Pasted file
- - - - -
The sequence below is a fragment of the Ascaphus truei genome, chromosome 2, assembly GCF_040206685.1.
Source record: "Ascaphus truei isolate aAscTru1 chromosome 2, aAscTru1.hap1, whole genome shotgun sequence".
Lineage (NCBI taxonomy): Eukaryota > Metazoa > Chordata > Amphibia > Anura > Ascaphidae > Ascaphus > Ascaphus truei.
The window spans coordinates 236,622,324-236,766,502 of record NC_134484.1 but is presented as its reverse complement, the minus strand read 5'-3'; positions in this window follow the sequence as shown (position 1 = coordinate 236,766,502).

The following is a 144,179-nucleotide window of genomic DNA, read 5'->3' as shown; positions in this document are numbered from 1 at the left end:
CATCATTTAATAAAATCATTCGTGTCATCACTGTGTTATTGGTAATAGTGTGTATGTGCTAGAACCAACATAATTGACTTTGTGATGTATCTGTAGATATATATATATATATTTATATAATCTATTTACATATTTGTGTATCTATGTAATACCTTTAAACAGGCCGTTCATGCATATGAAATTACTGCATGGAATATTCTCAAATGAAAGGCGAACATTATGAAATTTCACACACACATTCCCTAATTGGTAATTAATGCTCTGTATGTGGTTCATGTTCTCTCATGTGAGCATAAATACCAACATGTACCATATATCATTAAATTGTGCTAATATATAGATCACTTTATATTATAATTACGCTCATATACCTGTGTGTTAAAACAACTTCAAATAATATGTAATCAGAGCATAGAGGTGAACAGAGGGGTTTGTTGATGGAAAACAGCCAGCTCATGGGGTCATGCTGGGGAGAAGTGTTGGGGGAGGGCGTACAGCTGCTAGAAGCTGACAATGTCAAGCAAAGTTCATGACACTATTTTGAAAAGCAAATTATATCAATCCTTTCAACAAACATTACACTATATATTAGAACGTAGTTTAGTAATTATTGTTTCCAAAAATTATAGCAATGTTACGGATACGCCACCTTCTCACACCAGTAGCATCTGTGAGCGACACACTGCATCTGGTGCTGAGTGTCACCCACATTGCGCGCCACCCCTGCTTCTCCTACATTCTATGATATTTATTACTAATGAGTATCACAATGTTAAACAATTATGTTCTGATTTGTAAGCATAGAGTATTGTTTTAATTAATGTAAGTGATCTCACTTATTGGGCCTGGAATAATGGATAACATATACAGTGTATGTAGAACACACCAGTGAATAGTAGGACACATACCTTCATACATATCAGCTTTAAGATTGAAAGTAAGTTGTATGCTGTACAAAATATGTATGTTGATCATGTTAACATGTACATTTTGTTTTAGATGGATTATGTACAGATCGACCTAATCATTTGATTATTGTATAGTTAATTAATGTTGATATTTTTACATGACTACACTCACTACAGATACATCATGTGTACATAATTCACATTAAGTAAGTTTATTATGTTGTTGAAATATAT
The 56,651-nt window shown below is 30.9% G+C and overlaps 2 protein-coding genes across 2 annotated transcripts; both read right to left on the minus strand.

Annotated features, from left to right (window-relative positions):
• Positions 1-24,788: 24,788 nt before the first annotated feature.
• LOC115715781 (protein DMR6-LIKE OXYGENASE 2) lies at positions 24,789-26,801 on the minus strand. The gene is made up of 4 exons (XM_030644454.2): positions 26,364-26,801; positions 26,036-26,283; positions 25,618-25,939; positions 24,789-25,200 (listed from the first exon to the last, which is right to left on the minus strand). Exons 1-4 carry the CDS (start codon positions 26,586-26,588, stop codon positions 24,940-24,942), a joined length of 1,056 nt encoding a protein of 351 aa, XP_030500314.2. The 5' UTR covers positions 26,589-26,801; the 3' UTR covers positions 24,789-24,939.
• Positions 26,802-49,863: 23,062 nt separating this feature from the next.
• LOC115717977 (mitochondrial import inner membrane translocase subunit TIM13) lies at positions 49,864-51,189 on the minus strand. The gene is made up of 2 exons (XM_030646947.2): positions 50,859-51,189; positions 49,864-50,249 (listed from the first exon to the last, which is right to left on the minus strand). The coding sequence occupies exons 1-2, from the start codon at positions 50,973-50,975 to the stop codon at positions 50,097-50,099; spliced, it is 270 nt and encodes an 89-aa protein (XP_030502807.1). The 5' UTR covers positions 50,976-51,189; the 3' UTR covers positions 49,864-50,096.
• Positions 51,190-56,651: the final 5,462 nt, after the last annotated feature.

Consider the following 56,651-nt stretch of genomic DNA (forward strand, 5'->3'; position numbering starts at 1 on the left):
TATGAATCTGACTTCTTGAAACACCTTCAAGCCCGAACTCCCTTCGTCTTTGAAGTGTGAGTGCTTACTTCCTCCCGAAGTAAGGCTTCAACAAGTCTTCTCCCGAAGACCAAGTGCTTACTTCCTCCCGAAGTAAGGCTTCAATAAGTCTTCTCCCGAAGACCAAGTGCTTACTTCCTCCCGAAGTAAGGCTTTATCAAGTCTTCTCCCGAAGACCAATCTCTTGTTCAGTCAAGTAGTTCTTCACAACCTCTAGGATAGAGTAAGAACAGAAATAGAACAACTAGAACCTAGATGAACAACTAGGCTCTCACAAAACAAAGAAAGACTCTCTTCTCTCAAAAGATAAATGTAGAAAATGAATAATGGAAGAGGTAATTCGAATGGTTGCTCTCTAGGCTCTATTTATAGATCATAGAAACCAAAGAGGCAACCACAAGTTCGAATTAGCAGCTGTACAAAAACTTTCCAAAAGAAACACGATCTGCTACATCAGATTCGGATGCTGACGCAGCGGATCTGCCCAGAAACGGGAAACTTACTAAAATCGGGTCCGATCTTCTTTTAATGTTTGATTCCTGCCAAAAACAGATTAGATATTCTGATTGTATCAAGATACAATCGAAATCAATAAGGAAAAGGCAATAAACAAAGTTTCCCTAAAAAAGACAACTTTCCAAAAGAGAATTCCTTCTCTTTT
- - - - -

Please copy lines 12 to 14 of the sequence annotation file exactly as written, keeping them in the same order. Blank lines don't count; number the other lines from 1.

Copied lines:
• LOC115717977 (mitochondrial import inner membrane translocase subunit TIM13) lies at positions 49,864-51,189 on the minus strand. The gene is made up of 2 exons (XM_030646947.2): positions 50,859-51,189; positions 49,864-50,249 (listed from the first exon to the last, which is right to left on the minus strand). The coding sequence occupies exons 1-2, from the start codon at positions 50,973-50,975 to the stop codon at positions 50,097-50,099; spliced, it is 270 nt and encodes an 89-aa protein (XP_030502807.1). The 5' UTR covers positions 50,976-51,189; the 3' UTR covers positions 49,864-50,096.
• Positions 51,190-56,651: the final 5,462 nt, after the last annotated feature.

Consider the following 56,651-nt stretch of genomic DNA (forward strand, 5'->3'; position numbering starts at 1 on the left):